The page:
But once she had started there was no going back. Once she knew that her mother came back and might be still alive, there was no stopping. Meghna went around like a zombie and followed the leads like a hunter on the trail.
* * *
“She goes by the name of Rahela Khatun,” Mrs. Tarannum pushed the file towards Meghna, across her glass-topped table. “She took the job of teaching at the local primary school in Jhinukchhari in the year 1974. Actually, a local NGO helped her relocate and get rehabilitated. She got married to a railway clerk. Had a son and a daughter. A regular lower middle-class family. Her husband died a couple of years ago, I believe. Apparently, he was suffering from kidney problems. They are a quiet lot. And her deceased husband’s colleagues have made arrangements so that they can stay in railway staff quarters until her son gets a job.”
Meghna was flipping through the file. Names. Dates. An old faded picture, blurred with age. Mrs. Tarannum was saying, “I know. That picture is old—taken almost thirty years ago. We had to dig quite a bit even for that.”
She sat like a woman in a trance. There were all sorts of emotions swirling in her mind. One part of her felt happy, another stunned. A part also felt angry and resentful. So, she married again? How could she forget her own daughter so easily? Yes, her family rejected her. But how could she have left Meghna?
Asif talked to her as if she was a child. “Come, Meghna, she had no place to go. And could she have given you the kind of life your father did? You went to the best schools. You went to study abroad. You have a good job. If your mother took you, you wouldn’t have any of this, you know.”
“She married again … had more children …” Meghna whimpered like a lost kitten.
“So she did. But why are you so shocked? Don’t people get married after their loved ones die? Is it so preposterous? You’re acting strange, really.” Asif sounded derisive.
“No, you don’t understand … it’s my mother … not just any woman … And do you know who she married? A mere clerk … a man more than fifteen years older than her.”
“And your father couldn’t wait even a year,” laughed Asif. “Meghna, do you realise what you are saying? If you go on like this, I have to say that you are not the woman I thought you are.”
Then, Asif’s tone became stern. “So, you were ready to be the daughter of a Beerangona? And to show the world the grave of your mother—‘Daughter finds the remains of her mother who died a martyr but was forgotten by history …’ But now you can’t stand the fact that she married and had more children?”
The words hit home. Meghna cringed. She went absolutely quiet. “I … I … want to bring her home,” she whispered. “I want to bring my mother and my siblings home. You’ll see that I’m not a coward. Nor am I heartless.”
* * *
So there she was now, standing in front of her long-lost mother’s house. Darkness was descending and Meghna finally had the courage to cross the street and knock on the door. She had boarded a plane to Chittagong by herself. Asif had offered to come, of course. But Meghna wanted to meet her mother alone. Asif just said, “You may not be able to change anything, Meghna. Life has its own way of flowing just like rivers.” Meghna had nodded unmindfully. Asif would not understand. Nobody would. She had been maintaining some distance from her parents, not knowing what to tell them. She felt flustered, lost, and bereft. What a grave deception it was, the foundational narrative of her life! With the help of Mrs. Tarannum’s connections, she had arrived at this rural town two days earlier but had not found the courage to approach the mother she did not even remember.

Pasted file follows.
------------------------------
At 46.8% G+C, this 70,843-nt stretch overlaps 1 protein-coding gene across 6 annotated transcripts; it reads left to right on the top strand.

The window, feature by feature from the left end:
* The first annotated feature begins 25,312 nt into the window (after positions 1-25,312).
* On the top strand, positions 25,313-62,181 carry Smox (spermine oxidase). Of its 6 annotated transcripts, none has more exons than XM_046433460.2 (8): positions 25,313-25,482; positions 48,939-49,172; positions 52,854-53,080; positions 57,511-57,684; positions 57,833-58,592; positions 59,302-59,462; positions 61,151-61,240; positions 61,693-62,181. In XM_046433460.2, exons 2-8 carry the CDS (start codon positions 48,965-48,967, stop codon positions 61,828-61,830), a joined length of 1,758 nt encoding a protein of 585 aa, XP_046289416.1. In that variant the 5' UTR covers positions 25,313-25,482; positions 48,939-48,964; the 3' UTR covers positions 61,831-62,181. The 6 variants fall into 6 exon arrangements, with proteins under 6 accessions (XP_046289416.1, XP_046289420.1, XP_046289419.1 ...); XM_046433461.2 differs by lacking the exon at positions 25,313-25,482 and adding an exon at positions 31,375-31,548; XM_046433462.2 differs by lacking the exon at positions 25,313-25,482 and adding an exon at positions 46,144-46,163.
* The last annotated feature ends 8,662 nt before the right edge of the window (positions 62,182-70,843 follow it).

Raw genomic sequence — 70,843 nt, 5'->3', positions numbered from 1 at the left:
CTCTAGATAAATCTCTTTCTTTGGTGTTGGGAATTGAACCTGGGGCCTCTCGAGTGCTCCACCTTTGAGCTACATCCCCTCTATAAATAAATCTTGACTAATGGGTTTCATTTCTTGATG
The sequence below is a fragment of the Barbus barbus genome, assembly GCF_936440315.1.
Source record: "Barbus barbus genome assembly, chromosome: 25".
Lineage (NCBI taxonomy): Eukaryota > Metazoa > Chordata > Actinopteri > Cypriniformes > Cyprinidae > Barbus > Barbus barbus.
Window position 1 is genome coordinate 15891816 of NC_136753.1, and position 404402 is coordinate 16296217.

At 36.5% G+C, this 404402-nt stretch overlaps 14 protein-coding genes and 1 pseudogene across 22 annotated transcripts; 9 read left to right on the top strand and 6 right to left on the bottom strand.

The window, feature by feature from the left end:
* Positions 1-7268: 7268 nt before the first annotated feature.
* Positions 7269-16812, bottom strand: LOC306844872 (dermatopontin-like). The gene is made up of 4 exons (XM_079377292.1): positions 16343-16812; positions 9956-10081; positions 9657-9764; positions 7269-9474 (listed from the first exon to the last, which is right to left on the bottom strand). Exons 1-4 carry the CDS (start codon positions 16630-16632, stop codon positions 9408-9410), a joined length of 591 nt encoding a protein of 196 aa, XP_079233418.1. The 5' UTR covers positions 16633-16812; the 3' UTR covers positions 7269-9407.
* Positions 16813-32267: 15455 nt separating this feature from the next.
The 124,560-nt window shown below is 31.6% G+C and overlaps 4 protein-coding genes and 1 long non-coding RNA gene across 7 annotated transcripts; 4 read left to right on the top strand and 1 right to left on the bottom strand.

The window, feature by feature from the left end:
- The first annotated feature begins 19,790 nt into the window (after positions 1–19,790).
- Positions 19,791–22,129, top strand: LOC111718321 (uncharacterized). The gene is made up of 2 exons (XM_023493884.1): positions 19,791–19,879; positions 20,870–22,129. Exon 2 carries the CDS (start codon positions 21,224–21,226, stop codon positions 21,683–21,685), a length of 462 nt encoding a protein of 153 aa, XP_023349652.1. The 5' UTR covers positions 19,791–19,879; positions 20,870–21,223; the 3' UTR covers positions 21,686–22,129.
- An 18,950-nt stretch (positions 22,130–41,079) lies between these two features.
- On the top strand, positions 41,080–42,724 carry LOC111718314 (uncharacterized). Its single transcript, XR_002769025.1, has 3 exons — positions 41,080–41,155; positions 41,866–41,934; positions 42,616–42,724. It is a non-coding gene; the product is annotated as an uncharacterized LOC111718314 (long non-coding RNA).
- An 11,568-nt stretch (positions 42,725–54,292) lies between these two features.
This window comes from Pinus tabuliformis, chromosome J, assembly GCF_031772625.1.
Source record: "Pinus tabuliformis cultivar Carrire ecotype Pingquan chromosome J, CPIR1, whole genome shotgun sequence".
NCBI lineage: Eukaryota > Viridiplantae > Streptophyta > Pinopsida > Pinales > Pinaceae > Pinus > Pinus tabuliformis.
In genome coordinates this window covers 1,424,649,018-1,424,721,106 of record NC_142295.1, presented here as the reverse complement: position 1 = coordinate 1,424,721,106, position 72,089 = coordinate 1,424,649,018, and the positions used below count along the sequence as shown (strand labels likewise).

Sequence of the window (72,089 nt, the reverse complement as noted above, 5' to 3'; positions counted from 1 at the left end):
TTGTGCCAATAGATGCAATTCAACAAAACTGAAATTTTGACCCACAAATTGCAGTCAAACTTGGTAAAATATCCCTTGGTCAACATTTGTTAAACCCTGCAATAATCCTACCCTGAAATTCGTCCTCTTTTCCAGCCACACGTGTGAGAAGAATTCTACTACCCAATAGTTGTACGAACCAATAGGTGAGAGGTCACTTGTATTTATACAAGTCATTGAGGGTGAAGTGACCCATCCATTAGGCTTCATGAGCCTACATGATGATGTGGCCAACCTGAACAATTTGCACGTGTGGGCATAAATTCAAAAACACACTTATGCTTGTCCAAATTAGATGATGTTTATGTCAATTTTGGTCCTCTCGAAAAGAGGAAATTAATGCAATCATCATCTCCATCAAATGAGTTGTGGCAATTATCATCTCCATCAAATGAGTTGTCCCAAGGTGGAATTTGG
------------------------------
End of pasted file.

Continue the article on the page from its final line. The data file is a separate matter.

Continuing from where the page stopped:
She had seen the teenage girl but could not think of her as her sister. She had been wondering all this while what she would tell the woman who had given her birth, the mother whom life had taken away. For the first time, she also wondered if she would be welcomed by her mother and the siblings she was not even aware of a few days ago.
In the dim light, Meghna could discern a young face that was eager and half-smiling. The girl opened the door while talking to someone at the same time. “No, I have homework to do. Tell Nabila I’ll go tomorrow … yes, who are you looking for?” The last part was for Meghna.
Meghna found herself struggling to breathe.
I’m your sister, come back from the dead.
“Um … I’m looking for Mrs. Rahela Khatun,” she said, faltering.
“That’s my mother. Come in, please.”
The girl ushered her to a small sitting area. It was neat but rudimentary. “Please sit down. Ma will be here shortly.” She turned on the light and left.
Meghna looked around. A sofa set made of cane. The seats were somewhat worn and she could not help remembering the plush drawing room of her father’s house. Or, even her own, the sunny, tastefully decorated apartment, full of light and laughter that she shared with Asif. There were a few faded photographs on the bookshelf. Photographs of children. There was a Neamul Quran and a few other books on the top shelf. The second contained some more books. She thought she could detect Garbhadharini among them when she heard a sound from behind.